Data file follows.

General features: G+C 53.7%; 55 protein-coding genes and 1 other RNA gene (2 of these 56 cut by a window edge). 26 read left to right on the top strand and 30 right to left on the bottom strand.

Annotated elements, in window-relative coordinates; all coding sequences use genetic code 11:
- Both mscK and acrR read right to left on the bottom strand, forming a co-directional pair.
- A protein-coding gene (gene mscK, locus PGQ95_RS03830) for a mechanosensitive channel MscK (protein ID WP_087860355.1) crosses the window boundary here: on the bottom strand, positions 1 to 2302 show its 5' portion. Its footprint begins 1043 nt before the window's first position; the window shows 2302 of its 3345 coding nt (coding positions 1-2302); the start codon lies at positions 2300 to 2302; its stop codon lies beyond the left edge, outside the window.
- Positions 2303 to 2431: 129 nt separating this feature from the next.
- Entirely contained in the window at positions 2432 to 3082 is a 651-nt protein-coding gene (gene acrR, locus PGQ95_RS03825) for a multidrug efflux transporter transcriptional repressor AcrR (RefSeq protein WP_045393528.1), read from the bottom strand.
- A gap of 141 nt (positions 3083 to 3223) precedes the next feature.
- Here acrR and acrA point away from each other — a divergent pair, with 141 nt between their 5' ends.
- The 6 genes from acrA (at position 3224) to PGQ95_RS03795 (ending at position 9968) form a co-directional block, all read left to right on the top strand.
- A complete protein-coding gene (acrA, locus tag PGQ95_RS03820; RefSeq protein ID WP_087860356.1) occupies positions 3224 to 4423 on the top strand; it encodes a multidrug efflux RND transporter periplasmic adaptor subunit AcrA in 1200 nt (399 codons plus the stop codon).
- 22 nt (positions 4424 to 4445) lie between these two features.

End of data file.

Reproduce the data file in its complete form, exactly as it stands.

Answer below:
General features: G+C 53.7%; 55 protein-coding genes and 1 other RNA gene (2 of these 56 cut by a window edge). 26 read left to right on the top strand and 30 right to left on the bottom strand.

Annotated elements, in window-relative coordinates; all coding sequences use genetic code 11:
- Both mscK and acrR read right to left on the bottom strand, forming a co-directional pair.
- A protein-coding gene (gene mscK, locus PGQ95_RS03830) for a mechanosensitive channel MscK (protein ID WP_087860355.1) crosses the window boundary here: on the bottom strand, positions 1 to 2302 show its 5' portion. Its footprint begins 1043 nt before the window's first position; the window shows 2302 of its 3345 coding nt (coding positions 1-2302); the start codon lies at positions 2300 to 2302; its stop codon lies beyond the left edge, outside the window.
- Positions 2303 to 2431: 129 nt separating this feature from the next.
- Entirely contained in the window at positions 2432 to 3082 is a 651-nt protein-coding gene (gene acrR, locus PGQ95_RS03825) for a multidrug efflux transporter transcriptional repressor AcrR (RefSeq protein WP_045393528.1), read from the bottom strand.
- A gap of 141 nt (positions 3083 to 3223) precedes the next feature.
- Here acrR and acrA point away from each other — a divergent pair, with 141 nt between their 5' ends.
- The 6 genes from acrA (at position 3224) to PGQ95_RS03795 (ending at position 9968) form a co-directional block, all read left to right on the top strand.
- A complete protein-coding gene (acrA, locus tag PGQ95_RS03820; RefSeq protein ID WP_087860356.1) occupies positions 3224 to 4423 on the top strand; it encodes a multidrug efflux RND transporter periplasmic adaptor subunit AcrA in 1200 nt (399 codons plus the stop codon).
- 22 nt (positions 4424 to 4445) lie between these two features.